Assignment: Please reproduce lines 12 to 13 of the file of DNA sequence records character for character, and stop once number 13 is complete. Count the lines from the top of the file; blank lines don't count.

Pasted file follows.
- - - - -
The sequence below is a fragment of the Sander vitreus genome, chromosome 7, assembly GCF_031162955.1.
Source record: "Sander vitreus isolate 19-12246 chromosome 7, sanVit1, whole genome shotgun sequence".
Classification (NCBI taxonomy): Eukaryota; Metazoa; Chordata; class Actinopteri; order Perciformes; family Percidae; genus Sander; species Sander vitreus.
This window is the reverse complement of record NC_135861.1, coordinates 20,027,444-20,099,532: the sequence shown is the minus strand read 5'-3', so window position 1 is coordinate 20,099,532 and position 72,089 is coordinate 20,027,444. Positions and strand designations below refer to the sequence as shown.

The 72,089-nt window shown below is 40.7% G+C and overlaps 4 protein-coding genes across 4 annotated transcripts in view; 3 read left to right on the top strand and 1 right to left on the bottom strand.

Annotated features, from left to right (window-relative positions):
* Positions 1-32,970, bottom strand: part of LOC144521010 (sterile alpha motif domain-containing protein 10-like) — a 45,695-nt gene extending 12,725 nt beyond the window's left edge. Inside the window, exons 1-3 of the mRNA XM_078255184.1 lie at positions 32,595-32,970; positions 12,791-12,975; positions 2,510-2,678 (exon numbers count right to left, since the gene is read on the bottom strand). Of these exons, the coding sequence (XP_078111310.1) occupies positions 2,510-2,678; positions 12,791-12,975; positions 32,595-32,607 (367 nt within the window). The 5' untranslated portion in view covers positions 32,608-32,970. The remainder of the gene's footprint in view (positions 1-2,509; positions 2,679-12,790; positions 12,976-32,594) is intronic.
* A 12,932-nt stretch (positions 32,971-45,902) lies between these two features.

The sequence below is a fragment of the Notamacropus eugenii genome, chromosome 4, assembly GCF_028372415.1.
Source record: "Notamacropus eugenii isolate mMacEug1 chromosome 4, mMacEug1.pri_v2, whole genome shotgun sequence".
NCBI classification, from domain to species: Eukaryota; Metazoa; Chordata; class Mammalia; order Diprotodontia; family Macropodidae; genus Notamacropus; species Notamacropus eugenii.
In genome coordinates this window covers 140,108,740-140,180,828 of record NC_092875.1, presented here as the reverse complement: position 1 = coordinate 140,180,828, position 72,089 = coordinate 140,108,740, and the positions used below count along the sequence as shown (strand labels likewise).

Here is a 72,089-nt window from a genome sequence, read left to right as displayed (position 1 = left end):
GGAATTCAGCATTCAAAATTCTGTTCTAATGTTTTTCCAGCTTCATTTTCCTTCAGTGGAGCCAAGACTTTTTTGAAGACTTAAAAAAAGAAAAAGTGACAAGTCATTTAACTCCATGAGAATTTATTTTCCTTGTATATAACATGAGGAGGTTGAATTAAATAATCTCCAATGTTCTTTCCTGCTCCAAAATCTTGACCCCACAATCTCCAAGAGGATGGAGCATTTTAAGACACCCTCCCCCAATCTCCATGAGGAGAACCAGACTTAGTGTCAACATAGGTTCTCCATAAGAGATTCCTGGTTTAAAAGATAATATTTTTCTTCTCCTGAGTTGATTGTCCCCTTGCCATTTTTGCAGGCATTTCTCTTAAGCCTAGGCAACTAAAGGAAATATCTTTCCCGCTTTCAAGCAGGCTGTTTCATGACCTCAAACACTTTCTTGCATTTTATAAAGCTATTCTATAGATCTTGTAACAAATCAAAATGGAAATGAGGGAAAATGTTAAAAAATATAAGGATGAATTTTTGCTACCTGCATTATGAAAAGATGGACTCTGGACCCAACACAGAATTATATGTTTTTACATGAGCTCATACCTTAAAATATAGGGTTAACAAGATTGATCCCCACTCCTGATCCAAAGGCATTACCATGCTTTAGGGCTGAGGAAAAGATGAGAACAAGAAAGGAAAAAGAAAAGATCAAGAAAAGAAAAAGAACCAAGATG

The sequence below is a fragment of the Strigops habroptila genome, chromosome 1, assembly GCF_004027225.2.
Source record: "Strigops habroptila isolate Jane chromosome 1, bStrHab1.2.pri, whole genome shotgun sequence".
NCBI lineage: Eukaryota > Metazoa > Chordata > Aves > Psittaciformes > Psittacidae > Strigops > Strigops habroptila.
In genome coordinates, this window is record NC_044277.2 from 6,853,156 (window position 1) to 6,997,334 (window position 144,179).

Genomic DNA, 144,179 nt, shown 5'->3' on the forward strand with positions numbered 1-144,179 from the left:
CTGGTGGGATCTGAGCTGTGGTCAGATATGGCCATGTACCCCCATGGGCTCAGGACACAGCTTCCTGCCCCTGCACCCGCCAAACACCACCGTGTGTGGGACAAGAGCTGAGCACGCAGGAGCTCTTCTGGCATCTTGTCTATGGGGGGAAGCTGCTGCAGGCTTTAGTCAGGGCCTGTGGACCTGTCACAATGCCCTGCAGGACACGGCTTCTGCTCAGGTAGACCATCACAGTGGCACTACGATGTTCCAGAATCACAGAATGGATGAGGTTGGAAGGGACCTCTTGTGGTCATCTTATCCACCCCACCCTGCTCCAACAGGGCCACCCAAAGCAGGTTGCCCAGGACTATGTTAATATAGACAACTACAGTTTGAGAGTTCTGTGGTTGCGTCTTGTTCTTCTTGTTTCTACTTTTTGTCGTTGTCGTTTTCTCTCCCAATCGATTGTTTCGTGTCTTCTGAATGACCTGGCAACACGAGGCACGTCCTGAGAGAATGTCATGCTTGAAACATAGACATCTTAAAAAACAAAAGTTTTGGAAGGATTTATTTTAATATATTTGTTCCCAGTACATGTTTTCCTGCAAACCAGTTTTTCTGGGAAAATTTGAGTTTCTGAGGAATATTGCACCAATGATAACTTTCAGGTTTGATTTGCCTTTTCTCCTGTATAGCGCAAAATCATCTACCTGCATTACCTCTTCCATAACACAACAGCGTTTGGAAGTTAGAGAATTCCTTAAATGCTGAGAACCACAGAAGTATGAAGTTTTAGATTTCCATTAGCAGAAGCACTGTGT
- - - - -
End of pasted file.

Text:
In genome coordinates this window covers 140,108,740-140,180,828 of record NC_092875.1, presented here as the reverse complement: position 1 = coordinate 140,180,828, position 72,089 = coordinate 140,108,740, and the positions used below count along the sequence as shown (strand labels likewise).

Here is a 72,089-nt window from a genome sequence, read left to right as displayed (position 1 = left end):